Abstract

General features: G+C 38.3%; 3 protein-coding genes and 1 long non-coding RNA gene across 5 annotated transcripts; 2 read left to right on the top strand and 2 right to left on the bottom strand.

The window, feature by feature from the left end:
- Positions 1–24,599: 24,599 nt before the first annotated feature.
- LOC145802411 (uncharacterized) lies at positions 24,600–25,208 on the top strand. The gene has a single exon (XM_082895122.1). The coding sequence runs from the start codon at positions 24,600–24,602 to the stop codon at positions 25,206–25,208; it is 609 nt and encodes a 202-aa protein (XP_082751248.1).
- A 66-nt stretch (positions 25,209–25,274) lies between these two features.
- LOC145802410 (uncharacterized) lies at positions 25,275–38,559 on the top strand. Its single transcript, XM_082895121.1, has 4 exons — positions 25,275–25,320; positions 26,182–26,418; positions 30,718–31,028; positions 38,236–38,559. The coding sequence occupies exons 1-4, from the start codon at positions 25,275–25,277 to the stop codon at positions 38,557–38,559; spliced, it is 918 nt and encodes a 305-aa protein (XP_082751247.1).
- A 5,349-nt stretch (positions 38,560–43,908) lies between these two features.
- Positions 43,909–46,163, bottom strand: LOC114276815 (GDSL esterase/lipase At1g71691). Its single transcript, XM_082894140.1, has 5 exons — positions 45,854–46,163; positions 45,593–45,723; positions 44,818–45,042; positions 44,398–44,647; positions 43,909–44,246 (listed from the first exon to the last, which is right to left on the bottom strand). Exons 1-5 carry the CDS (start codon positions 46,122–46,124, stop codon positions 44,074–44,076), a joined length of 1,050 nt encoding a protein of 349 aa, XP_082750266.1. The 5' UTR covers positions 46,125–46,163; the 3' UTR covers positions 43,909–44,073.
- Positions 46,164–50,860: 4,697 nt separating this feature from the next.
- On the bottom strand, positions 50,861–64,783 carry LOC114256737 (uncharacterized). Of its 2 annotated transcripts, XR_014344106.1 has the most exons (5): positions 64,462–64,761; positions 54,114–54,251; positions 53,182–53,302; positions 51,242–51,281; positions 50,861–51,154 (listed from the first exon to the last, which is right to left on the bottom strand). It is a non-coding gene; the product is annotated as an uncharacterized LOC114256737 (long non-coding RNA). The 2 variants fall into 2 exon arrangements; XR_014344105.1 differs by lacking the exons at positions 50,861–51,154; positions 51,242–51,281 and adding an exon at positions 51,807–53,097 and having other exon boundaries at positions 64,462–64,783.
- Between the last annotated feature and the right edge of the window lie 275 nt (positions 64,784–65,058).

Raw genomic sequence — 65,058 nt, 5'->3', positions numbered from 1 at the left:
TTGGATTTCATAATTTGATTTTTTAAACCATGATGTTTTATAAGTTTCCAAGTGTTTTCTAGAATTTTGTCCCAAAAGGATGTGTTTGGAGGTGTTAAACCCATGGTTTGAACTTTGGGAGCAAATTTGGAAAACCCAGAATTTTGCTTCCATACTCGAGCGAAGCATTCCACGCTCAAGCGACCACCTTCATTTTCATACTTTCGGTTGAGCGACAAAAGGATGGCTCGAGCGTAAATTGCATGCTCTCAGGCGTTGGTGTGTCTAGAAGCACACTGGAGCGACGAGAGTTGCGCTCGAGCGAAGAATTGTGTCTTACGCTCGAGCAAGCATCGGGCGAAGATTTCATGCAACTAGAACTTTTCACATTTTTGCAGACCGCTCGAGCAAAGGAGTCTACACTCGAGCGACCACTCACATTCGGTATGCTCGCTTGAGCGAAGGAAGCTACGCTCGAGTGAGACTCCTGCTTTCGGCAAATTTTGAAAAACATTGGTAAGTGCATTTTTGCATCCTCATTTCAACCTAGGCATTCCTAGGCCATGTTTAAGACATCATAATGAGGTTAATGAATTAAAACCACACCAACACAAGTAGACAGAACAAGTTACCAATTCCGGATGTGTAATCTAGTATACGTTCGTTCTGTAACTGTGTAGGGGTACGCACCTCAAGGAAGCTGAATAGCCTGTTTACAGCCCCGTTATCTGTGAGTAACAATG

To evaluate compaction as a factor in porosity evolution, a plot of intergranular volume vs. depth was constructed using data from relatively uncemented reservoir sandstones from a variety of depths, ages, and geographic locations. The resulting intergranular-volume-decline curve reveals that sands compact mechanically and intergranular volume declines rapidly, from about 40 to 42% at the surface, to about 28% at 1500 m. Between about 1500 and 2500 m, intergranular volume continues to decline slowly, until the framework stabilizes at around 26% (maximum potential porosity in the absence of cement or matrix). No further significant decrease in intergranular volume is observed to the depth limits of the data set at 6700 m. Comparison of intergranular volume and volume of quartz cement for different formations reveals no obvious balance between intergranular pressure solution (as monitored by intergranular volume) and quartz cementation. This indicates that grain-to-grain pressure solution and quartz cement precipitation do not proceed concomitantly on the thin-section scale. Moreover, grain compaction is limited (to about 26% intergranular volume) in rigid-grain sandstones, which suggests that the occurrence and distribution of deep porosity is a function of the volume of cement available to fill the intergranular pores. Therefore, deep, porous sandstones are relatively uncemented rather than undercompacted.

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